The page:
How Eye Vitamins Can Help Protect Your Eyes from Age-Related Eye Diseases | 2022

Eye vitamins

Just like other parts of the body, the eyes can develop issues with age. One common eye-related health condition is age-related macular degeneration—the leading cause of vision loss in people 60 and older (1).

Fortunately, certain vitamins have been shown to reduce the risk of age-related eye diseases and even slow the progression of age-related macular degeneration.

In this article, we’ll be exploring the importance of eye vitamins in preventing age-related eye diseases, particularly macular degeneration.

Let’s get started.

What is age-related macular degeneration?

Age-related macular degeneration is an eye disease that affects a person’s central vision, which is needed for detailed tasks.

The vision loss associated with this condition results from a gradual thinning of the macula—the part of the retina responsible for clear central vision (2). While people rarely go completely blind due to this condition, people can lose their ability to drive, see faces, and read smaller print.

How vision supplements can benefit your eyes

Getting adequate vitamins is essential in maintaining the health of your body, including your eyes. In a perfect world, you’d be able to get all the nutrients you need from diet alone each and every day. This, however, is nearly impossible due to several factors, such as genetic variations, dietary restrictions, unavailability of certain foods, busy schedules, personal preferences, and portion size.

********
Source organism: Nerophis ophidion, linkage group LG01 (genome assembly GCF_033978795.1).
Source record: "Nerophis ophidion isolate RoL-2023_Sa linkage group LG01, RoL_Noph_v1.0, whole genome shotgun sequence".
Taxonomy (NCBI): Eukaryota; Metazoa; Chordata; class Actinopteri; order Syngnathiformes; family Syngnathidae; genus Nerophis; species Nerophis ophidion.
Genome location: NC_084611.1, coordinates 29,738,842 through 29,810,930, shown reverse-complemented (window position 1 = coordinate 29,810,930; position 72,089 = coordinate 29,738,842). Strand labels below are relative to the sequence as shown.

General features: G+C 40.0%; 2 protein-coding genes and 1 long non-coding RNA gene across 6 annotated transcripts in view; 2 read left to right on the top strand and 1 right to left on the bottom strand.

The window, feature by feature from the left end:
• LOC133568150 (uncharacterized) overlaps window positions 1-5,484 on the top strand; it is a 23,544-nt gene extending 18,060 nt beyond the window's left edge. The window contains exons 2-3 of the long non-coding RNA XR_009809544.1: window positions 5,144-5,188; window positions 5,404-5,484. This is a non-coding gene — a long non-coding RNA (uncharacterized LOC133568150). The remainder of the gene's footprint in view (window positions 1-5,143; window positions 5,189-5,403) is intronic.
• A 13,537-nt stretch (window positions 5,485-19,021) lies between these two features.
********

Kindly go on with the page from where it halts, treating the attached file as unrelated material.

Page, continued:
Vision supplements cover all the nutritional blind spots in your diet, ensuring you receive all the nutrients your eyes need to maintain their health.

What vitamins are good for maintaining eye health? (Eye Vitamins)

The Age-Related Eye Disease Study (AREDS) and AREDS2 were two major research studies done by the U.S. National Eye Institute. They found that supplementing your diet with high levels of certain vitamins may help slow the progression of age-related macular degeneration and support good eye health overall (3).

Based on that research, an effective eye vitamin should include the following nutrients:

Vitamin C

Vitamin C is a powerful antioxidant that protects your cells, including your eye cells, from damage by free radicals (harmful, unstable molecules). Research suggests that vitamin C can help lower your risk of developing cataracts and, when combined with the other vitamins in this article, slow the progression of age-related macular degeneration (4)(5).

Vitamin E

Like vitamin C, vitamin E is a powerful antioxidant that protects your eyes against harmful free radicals. In clinical studies, it’s been shown to help prevent age-related cataracts and reduce the risk of age-related macular degeneration progressing to advanced stages (6)(5).

Zinc

Zinc is an essential trace mineral that’s present in high concentrations in the eyes, however, it diminishes with age. In one study, older adults with early macular degeneration were given zinc supplements. Their macular deterioration slowed and they maintained their visual sharpness better than those who received a placebo (7).

Copper

Copper is an essential trace mineral that has been shown to improve eye health and inhibit the progression of age-related macular degeneration (8). It binds with zinc, so the two should always be supplemented together for eye health.